Consortium on Peacebuilding

 
Insights from the June 2015 convocatin of the Consortium on Peacebuilding have potential to influence community policing and heal historically divided communities.
 

 

In June 2015, Palo Alto University hosted a four-day convocation of the Consortium of Peacebuilding, an international network of scholars , community leaders and religious leaders.  The Consortium on Peacebuilding is an effort by James Breckenridge, Ph.D., PAU Professor and Dean of Academic Administration and Operations, and Reverend Byron Bland, PAU Ombuds, to bring together researchers and practitioners who have long history of engagement with the Stanford Center on International Conflict and Negotiation, of which Reverend Bland was the Associate Director for 12 years.

 

This convocation was the first such gathering, and it focused on:

 

  • Shifting the framework for policing from security to peacebuilding and

  • Transforming the historical harms that injure many communities.

 

The goal was to encourage ongoing research collaboration and to support creative approaches to addressing these concerns.  It drew representatives from Northern Ireland, Jewish and Palestinian Jerusalem, rural Georgia, Atlanta, Bayview-Hunter’s Point (San Francisco) and North Carolina as well as local Stanford and Palo Alto representatives.  Scholars and practitioners associated were with eight universities: Ulster, Hebrew, Al Quds, Georgetown, Naval Post Graduate School, Stanford, San Francisco Theological Seminary, and PAU.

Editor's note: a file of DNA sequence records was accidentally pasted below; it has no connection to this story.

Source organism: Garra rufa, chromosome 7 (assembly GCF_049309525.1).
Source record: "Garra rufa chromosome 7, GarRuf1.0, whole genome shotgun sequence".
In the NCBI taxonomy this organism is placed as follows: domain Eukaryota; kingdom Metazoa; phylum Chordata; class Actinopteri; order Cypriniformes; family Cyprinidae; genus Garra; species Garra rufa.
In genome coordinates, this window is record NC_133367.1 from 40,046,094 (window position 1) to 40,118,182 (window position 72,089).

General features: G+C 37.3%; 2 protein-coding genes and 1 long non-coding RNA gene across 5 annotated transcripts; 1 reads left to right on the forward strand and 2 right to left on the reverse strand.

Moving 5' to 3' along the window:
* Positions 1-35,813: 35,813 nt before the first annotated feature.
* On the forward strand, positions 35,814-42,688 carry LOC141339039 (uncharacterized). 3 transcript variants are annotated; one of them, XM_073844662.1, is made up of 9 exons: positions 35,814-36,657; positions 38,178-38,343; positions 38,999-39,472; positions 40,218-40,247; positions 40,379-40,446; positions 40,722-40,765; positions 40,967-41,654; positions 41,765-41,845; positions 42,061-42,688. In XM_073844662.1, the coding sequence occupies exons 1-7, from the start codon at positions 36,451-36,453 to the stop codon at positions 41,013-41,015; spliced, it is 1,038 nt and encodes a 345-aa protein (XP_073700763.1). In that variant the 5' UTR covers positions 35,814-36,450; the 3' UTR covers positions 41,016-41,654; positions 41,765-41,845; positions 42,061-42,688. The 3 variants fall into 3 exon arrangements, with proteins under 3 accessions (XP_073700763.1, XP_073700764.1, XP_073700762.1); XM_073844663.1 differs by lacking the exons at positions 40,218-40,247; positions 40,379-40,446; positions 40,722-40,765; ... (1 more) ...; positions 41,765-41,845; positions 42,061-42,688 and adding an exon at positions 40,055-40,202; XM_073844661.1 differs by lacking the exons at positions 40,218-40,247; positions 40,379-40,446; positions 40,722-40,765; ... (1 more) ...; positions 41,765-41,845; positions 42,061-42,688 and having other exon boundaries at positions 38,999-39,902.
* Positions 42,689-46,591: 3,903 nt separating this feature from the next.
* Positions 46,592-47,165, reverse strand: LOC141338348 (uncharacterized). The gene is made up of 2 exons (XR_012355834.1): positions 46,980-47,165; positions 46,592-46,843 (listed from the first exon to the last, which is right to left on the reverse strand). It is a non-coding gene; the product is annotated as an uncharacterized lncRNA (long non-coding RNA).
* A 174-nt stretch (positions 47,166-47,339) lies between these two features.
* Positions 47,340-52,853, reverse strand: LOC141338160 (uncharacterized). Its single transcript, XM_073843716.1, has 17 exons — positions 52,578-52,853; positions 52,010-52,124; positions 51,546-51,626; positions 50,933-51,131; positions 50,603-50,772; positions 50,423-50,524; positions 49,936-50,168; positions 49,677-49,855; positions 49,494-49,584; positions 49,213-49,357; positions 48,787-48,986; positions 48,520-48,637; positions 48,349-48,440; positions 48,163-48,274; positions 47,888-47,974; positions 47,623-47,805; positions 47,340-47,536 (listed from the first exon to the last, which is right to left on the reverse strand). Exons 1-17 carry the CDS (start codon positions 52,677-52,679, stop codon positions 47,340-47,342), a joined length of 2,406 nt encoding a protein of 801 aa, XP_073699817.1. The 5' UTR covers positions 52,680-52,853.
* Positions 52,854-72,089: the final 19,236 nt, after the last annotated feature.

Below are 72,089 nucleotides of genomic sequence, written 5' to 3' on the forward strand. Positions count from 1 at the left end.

While it would be impossible to summarize the rich and varied conversations and discussions that occurred during the week, two insights are especially noteworthy.

 

Shifting Focus From Police Force to Police Service

 

The move from a police force model to a police service model is crucial for effective community policing.  This shift takes place as  communities and police explore together what it means to safeguard the community, as opposed to providing security.  The core issue is understanding the relationship between the mission of safeguarding and the perception of threat.  In the  dialogue between a police service and its community, there is an exchange of promises that the police service makes to the community and that the community makes to the police.  This exchange of promises sets mutual expectations and is the core of accountability.

 

Transforming Historical Harms

The clinical language of trauma is often unhelpful and sometimes offensive to people who have suffered harm.  The effects of horrendous events are often experienced as a legacy and aftermath and not as pathologies.  The medicalization of trials and tribulations removes them from their social and political context and depersonalizes [abstracts?] them in a way that is alienating and mystifying.  For example, in Northern Ireland the terminology of reconciliation has been “dealing with the past." An alternative conceptual framework of “transforming historical harms” describes a way to move beyond the exchange of accusation and blame that has resulted in deadlock. Incorporating the concept of “transforming historical harms” into youth programs would benefit efforts to develop youth opportunity in rural Georgia , working class Belfast, and occupied Palestine.

 

PAU's online discussion capabilities will enable the Consortium to build on the insights of this first meeting through seminars, workshops and exchange programs. The possibility of creating online courses is also being discussed.

 

 

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